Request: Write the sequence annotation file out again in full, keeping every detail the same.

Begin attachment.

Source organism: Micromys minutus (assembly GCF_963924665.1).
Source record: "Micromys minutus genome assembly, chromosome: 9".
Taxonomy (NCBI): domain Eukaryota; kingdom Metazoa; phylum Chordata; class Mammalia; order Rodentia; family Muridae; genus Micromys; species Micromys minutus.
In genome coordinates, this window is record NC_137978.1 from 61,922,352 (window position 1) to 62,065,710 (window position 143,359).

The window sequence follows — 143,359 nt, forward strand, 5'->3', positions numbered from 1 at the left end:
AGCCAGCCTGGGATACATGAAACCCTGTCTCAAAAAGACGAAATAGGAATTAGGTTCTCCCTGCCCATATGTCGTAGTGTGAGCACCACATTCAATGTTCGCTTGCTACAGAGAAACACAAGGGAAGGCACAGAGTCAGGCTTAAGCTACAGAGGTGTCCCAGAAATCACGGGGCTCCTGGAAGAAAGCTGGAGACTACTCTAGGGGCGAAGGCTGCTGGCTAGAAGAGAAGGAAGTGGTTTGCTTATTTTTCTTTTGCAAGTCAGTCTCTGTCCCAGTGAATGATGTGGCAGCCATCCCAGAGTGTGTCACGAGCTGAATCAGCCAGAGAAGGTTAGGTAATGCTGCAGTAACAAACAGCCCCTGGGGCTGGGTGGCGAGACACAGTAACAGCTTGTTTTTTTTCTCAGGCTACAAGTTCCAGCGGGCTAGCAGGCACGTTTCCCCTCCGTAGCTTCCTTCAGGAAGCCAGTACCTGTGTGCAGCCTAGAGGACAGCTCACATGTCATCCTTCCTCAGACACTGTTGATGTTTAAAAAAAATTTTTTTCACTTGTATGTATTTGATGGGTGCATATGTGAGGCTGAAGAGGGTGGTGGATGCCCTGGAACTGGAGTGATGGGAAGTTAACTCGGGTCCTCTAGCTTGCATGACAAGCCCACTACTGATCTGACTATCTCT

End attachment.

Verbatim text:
Source organism: Micromys minutus (assembly GCF_963924665.1).
Source record: "Micromys minutus genome assembly, chromosome: 9".
Taxonomy (NCBI): domain Eukaryota; kingdom Metazoa; phylum Chordata; class Mammalia; order Rodentia; family Muridae; genus Micromys; species Micromys minutus.
In genome coordinates, this window is record NC_137978.1 from 61,922,352 (window position 1) to 62,065,710 (window position 143,359).

The window sequence follows — 143,359 nt, forward strand, 5'->3', positions numbered from 1 at the left end:
AGCCAGCCTGGGATACATGAAACCCTGTCTCAAAAAGACGAAATAGGAATTAGGTTCTCCCTGCCCATATGTCGTAGTGTGAGCACCACATTCAATGTTCGCTTGCTACAGAGAAACACAAGGGAAGGCACAGAGTCAGGCTTAAGCTACAGAGGTGTCCCAGAAATCACGGGGCTCCTGGAAGAAAGCTGGAGACTACTCTAGGGGCGAAGGCTGCTGGCTAGAAGAGAAGGAAGTGGTTTGCTTATTTTTCTTTTGCAAGTCAGTCTCTGTCCCAGTGAATGATGTGGCAGCCATCCCAGAGTGTGTCACGAGCTGAATCAGCCAGAGAAGGTTAGGTAATGCTGCAGTAACAAACAGCCCCTGGGGCTGGGTGGCGAGACACAGTAACAGCTTGTTTTTTTTCTCAGGCTACAAGTTCCAGCGGGCTAGCAGGCACGTTTCCCCTCCGTAGCTTCCTTCAGGAAGCCAGTACCTGTGTGCAGCCTAGAGGACAGCTCACATGTCATCCTTCCTCAGACACTGTTGATGTTTAAAAAAAATTTTTTTCACTTGTATGTATTTGATGGGTGCATATGTGAGGCTGAAGAGGGTGGTGGATGCCCTGGAACTGGAGTGATGGGAAGTTAACTCGGGTCCTCTAGCTTGCATGACAAGCCCACTACTGATCTGACTATCTCT